The Bank for International Settlements calls for
A Global Currency to Manage the World Monetary System
Joan Veon

Basel, Switzerland - The Bank for International Settlements (BIS) released their 75th Annual Report on June 27 to commemorate its founding in 1930. Most countries today have a central bank which is a private corporation that handles its monetary system. Bi-monthly, central bank ministers from 40 countries meet at the BIS to review ways “to promote the co-operation of central banks and to provide additional facilities for international financial operations.” Once a year the world’s central bankers meet in Basel to take a closer look at the status of the world’s central banking system. Besides the annual review, this year’s Report considered the need for “new mechanisms” to keep the financial system more in balance.

The BIS report highlighted the uneven global expansion that they see. While world output expanded by 5% in 2004, the highest rate in nearly thirty years, they said its growth showed a new uneven economic expansion. Although the United States is an engine of growth, they noted the key Asian economies as being at the second pole of global dynamism, while slower growth can be seen in other larger advanced economies. The U.S. and China accounted for nearly 50% of the world’s increase in global output with the global economy growing at 4% in 2005, in spite of oil prices which are projected to remain high for a prolonged period of time.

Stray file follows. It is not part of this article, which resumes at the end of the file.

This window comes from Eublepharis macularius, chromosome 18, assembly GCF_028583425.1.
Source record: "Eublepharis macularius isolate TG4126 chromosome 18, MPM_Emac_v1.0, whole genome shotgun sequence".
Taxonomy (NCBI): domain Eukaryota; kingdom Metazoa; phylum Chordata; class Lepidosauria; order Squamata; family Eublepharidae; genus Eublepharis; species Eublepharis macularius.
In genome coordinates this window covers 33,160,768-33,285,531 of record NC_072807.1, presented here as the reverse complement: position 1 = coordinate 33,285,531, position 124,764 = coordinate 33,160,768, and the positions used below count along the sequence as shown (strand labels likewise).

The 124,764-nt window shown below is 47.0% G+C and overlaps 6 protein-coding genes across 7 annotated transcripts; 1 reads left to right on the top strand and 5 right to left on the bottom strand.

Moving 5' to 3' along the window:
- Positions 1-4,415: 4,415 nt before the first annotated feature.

The BIS is at the apex of the global financial system they write about. It was birthed in 1944 when the International Monetary Fund and World Bank were set up. Should we dare to mention that its founders were Harry Dexter White who worked in the Treasury Department and who was a communist spy along with John Maynard Keynes, a Fabian socialist? Keynesian economics is at the heart of the reason for all levels of government being broke.

In 1971, President Richard M. Nixon took the dollar off the gold standard, which forced all the other countries of the world to follow suit, thus changing the global monetary system from one of fixed currencies to one of floating currencies. When a currency is no longer backed by gold it is then possible to play all kinds of games with its value. By buying or selling a large quantity of one particular currency, an economically powerful individual or bank can literally move the market in their favor by buying low and selling high.